Friday, 27 April 2012

The Sweetest Thing

Charity and Oscar.
Sweet Charity is the funny, entertaining and sad story of Charity Hope Valentine, a dancer trying to find love and happiness in New York City. I wanted to see this film after my dance school show, where some of the best numbers were set to songs from this musical comedy, directed and choreographed by Bob Fosse, director of Caberet and Chicago . (Anyone else sensing the theme here?) It surprised me by as well as being an enjoyable musical with great dancing, singing and costumes; it was a story that really touched your heart and if, like me, you get ridiculously emotionally attached to characters, you may well find yourself having a good cry by the end!
Without too many spoilers, although I think it’s quite well known so you may already know the ending, the film is set in a New York dance club and Charity and her friends are dancers who are paid to dance with “escorts.” It took me a while to work out whether or not they were actually prostitutes, because I was surprised at the level of disapproval in their career choices if they were only dancers! So although I’ve only watched it once and on another viewing I might spot more subtle references to this, I didn’t think there was any point where they were explicitly said to be selling sex. But that’s just my interpretation.
The dancers in "Hey Big Spender!"
Charity is known for falling in love too easily, with a series of men that all turn out to be essentially as Holly Golightly would say “your average rat or super-rat.” The events of the movie are set off by her being pushed into a river by one of these guys, which causes her to start looking for a better life. She ends up spending the evening with a famous movie star and one of my favourite bits of the film was the hilarious dance scene in his mansion where she dances with a hat and cane to “If My Friends Could See Me Now!” Personally I think it’s worth watching the whole film for this (quite long) scene.

I loved Charity’s personality as she was really clumsy and goofy and in those ways reminded me of myself (as anyone who knows me will confirm I am always the one to knock something over or fall over my own feet!) this clumsiness was incorporated in a clever way into the dance routines making them a bit more individual than the average musical dance number and another thing that made this movie stand out a bit more. Shirley Maclean was also a very convincing actress and you root for Charity to find the love and better life that she so desperately wants.
Unfortunately this is not to be, and the moment when she realises this is really sad and powerful as it shows how very little she is able to change in her own life and how much she was relying on the classic Disney Princess happy-ever-after in which her Prince Charming sweeps her off her feet to come along. I think this makes Sweet Charity a much more interesting film as it explores what happens when that doesn’t work out and how powerless Charity is in her own life. For me though the most tragic scene was her calling her friends and realising her pride is too strong to go back to her old life. I think if she had ended up back as a dancer the audiences would have felt a bit cheated as it is a long film and you feel that there must be some development in her character or some change must have taken place otherwise there was no point to the rest of the film; other than her realising how difficult it is to change anything.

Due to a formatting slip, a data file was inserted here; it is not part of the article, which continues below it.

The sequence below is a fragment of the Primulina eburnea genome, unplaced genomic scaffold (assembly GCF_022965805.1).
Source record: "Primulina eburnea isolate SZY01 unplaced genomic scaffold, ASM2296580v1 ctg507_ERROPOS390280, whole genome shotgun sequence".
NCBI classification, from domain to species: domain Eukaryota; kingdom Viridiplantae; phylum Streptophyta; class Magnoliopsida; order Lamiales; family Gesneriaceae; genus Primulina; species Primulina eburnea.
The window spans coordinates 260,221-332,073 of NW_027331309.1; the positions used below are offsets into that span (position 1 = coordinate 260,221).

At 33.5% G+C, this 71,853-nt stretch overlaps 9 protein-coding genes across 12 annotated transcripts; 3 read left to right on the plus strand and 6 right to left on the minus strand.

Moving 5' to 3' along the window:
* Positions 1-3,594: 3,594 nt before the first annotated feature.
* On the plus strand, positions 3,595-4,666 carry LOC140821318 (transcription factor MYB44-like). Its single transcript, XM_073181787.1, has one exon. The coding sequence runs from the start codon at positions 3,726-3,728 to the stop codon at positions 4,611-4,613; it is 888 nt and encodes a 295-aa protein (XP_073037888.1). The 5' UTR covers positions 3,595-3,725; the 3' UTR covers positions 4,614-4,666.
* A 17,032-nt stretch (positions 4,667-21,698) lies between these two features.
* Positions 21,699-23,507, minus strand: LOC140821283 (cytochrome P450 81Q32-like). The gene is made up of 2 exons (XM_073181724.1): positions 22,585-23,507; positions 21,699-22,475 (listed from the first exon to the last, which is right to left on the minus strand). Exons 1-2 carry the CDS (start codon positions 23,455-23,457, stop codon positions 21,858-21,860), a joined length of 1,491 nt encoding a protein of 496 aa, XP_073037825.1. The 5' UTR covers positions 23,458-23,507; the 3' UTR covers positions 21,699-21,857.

Finally, I was both impressed and sad by the fact that this film passes the Bechdel Test. If you don’t know about this basically it is three questions that determine how representative of women the film you’re watching is:

Charity with her friends in "There's
Gotta Be Something Better Than This!"
 1) Does it have at least two named female characters?
(Yes - Charity, her friends Nickie and Helene, also the movie star's girlfriend Ursula)
 2) Do they talk to one another? (Yes - at the dance club where they work)
 3) Do they talk about anything besides a male character? (Yes - their dreams, hopes and careers)
I bet until I got to the last one you were thinking “What is she talking about? I can think of loads of films that pass this... oh wait.”  Try it now and I promise you it’s a lot harder than you think. Anyway, I think it’s sad that a film made in 1969 represents female characters better than many current movies. That said, it's a classic film and a must-see if you love musicals!
Hope you enjoyed the review - please leave any comments below!
Jessica x
A little addition to this post for you -  I just learnt from a post over at The Film Experience, that Sweet Charity is an adaptation of Nights of Cabiria by Frederico Fellini. I had never heard of this film so I'll definately have to watch it at some point. Here's the link:
I'd love to hear what you think about either Nights of Cabiria, Sweet Charity or the Juliette Lewis remake. Jessica x

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